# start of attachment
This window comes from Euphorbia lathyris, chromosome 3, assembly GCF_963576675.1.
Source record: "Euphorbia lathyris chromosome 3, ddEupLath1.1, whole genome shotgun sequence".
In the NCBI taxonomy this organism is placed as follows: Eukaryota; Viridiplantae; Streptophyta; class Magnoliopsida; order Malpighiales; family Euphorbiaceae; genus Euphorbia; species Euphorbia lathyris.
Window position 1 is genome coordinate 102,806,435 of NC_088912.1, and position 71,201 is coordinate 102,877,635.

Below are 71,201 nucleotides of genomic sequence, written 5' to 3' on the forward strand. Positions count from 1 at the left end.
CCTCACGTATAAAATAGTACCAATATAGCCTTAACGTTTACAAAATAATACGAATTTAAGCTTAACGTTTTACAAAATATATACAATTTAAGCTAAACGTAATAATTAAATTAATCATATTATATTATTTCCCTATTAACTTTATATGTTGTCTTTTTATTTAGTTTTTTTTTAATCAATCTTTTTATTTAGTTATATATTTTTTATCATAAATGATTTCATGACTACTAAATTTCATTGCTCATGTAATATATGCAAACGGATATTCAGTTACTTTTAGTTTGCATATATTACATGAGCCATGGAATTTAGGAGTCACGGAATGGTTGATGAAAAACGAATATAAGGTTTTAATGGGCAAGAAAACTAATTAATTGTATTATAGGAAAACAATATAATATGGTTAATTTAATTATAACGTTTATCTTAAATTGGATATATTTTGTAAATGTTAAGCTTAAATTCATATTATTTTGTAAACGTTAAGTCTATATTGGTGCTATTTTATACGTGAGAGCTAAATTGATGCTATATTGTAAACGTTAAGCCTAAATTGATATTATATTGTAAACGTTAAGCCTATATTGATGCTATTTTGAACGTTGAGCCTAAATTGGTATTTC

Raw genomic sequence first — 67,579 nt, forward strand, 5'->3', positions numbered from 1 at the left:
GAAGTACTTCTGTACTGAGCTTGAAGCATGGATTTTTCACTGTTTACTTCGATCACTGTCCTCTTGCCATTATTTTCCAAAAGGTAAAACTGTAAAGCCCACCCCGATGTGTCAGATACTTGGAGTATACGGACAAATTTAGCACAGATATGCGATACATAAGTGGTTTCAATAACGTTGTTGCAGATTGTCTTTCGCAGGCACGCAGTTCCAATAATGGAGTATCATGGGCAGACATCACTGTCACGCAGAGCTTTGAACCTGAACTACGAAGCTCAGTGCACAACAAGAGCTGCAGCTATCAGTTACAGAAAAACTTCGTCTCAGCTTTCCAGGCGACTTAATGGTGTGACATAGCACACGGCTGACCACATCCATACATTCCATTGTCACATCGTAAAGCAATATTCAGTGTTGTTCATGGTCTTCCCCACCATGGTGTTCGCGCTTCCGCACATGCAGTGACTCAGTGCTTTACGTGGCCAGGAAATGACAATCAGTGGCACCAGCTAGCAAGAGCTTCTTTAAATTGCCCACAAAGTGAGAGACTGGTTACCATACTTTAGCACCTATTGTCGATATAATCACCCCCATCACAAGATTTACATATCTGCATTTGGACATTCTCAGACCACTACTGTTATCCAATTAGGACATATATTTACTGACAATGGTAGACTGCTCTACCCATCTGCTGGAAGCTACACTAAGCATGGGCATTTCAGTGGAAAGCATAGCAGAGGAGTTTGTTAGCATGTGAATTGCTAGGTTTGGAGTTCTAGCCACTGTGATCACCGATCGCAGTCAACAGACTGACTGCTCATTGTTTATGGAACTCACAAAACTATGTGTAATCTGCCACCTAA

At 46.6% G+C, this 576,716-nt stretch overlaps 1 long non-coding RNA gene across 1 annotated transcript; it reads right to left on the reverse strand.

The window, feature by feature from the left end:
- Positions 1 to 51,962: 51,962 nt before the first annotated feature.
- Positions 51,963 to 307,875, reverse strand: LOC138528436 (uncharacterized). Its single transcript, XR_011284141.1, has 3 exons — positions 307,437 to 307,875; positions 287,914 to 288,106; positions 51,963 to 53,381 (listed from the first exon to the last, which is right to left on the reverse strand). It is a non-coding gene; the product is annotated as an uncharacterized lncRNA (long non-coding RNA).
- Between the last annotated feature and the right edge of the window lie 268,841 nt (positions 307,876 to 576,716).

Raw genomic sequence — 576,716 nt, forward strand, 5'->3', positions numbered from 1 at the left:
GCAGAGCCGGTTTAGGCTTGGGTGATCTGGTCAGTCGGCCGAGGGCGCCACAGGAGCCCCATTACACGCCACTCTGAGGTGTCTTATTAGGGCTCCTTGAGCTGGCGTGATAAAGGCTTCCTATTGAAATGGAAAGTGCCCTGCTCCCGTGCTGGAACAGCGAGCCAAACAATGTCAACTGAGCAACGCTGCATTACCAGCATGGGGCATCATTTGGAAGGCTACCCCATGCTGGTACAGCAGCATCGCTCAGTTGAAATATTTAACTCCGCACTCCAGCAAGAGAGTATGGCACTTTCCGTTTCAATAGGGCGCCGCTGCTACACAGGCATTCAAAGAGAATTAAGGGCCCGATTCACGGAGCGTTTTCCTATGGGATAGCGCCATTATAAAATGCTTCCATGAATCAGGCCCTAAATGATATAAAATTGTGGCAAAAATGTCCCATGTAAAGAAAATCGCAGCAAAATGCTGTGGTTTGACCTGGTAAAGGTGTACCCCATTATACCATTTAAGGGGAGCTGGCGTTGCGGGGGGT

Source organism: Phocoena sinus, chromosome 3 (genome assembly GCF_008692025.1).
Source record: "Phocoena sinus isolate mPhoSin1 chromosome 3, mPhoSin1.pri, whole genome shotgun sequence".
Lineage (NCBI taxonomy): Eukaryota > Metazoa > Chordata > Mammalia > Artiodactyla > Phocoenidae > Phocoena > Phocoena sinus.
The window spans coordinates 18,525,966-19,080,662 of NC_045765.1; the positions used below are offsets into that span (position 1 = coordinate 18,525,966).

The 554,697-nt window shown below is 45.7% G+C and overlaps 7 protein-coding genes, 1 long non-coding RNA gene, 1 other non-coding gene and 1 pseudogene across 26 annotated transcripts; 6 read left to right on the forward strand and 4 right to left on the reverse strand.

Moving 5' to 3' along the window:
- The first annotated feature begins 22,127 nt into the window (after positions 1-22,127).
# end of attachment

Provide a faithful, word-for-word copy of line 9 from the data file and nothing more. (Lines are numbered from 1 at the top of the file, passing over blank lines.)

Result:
At 46.6% G+C, this 576,716-nt stretch overlaps 1 long non-coding RNA gene across 1 annotated transcript; it reads right to left on the reverse strand.